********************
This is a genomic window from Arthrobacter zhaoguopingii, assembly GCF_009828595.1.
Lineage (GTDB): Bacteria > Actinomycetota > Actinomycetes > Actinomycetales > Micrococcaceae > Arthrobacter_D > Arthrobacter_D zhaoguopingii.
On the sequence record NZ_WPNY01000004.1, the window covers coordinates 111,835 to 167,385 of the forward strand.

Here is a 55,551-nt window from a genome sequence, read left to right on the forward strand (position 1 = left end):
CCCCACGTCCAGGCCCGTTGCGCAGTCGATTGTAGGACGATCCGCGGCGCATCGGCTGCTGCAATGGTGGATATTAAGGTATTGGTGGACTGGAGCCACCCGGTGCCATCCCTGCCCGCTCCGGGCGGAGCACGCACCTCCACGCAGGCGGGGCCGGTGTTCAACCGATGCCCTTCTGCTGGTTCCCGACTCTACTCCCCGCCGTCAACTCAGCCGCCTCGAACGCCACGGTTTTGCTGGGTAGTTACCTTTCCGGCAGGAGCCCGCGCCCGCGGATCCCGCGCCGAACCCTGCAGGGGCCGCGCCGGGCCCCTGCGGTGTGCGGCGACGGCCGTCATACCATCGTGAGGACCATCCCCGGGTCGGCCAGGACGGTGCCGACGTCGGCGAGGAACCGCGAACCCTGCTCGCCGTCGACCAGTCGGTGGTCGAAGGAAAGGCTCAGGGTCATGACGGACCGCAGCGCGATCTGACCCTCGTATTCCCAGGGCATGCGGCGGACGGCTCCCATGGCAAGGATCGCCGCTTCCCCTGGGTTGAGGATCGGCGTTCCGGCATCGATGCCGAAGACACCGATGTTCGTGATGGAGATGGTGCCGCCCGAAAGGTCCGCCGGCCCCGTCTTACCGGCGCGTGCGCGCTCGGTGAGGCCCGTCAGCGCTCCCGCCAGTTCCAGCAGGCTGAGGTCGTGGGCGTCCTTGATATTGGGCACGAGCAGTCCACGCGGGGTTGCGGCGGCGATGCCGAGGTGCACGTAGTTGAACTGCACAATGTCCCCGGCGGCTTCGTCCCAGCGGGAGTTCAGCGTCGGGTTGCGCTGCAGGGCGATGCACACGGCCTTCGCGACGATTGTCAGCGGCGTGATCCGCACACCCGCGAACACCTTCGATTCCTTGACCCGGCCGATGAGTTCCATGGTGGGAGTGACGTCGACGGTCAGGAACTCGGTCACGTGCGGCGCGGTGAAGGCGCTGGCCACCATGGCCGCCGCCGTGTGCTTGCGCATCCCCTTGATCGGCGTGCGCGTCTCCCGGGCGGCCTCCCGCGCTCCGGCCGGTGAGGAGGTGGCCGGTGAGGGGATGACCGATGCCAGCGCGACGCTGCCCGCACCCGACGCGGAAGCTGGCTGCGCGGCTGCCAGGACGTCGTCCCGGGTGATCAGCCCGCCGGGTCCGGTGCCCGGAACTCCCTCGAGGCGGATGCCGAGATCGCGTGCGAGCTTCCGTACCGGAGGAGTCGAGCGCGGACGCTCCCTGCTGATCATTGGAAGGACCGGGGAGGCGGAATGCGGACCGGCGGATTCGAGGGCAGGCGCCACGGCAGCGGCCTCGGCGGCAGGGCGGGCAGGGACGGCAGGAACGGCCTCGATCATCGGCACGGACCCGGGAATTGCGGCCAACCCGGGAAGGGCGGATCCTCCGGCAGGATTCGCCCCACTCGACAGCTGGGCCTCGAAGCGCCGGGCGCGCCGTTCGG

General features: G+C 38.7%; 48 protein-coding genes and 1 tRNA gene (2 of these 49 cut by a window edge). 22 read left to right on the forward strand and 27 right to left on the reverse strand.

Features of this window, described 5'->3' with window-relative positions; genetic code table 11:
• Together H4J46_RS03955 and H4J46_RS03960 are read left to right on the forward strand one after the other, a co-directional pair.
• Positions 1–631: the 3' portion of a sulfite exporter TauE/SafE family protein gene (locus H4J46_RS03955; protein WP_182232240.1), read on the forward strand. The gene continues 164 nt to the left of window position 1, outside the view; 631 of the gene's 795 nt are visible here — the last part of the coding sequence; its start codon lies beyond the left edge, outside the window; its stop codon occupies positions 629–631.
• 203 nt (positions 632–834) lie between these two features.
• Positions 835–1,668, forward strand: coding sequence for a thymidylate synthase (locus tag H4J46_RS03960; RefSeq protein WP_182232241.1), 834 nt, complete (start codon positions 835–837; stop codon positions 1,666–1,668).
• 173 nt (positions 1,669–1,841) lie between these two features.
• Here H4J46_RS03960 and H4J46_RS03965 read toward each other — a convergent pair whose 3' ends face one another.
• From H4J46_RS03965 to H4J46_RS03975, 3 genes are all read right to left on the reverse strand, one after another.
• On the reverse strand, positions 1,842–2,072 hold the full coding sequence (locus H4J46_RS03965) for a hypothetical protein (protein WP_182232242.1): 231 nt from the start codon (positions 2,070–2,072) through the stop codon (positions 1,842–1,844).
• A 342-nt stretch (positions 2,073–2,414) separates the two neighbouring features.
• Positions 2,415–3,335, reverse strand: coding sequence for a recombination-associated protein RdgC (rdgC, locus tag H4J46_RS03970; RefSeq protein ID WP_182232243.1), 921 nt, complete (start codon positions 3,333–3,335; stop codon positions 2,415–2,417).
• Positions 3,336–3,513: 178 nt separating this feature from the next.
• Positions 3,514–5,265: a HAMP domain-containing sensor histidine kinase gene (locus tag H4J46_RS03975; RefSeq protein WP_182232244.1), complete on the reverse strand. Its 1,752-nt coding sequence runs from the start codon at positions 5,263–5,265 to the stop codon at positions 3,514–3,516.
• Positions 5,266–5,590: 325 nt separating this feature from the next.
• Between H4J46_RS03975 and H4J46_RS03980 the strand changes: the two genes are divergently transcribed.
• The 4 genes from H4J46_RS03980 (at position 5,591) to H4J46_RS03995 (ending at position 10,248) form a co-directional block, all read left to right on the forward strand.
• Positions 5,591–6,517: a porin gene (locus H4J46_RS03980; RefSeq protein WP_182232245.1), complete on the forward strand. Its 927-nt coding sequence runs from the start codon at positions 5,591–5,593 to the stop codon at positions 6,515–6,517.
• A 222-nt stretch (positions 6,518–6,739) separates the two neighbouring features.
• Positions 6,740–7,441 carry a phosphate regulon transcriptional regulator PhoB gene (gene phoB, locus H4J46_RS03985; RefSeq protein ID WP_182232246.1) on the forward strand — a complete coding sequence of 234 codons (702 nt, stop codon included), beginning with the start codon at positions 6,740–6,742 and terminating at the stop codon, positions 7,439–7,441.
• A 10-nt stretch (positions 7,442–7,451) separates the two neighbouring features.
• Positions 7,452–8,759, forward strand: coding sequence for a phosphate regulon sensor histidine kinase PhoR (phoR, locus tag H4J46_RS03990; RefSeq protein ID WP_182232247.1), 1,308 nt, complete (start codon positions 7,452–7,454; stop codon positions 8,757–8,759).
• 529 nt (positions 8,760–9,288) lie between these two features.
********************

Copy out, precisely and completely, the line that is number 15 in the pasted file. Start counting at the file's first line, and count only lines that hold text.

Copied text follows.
• On the reverse strand, positions 1,842–2,072 hold the full coding sequence (locus H4J46_RS03965) for a hypothetical protein (protein WP_182232242.1): 231 nt from the start codon (positions 2,070–2,072) through the stop codon (positions 1,842–1,844).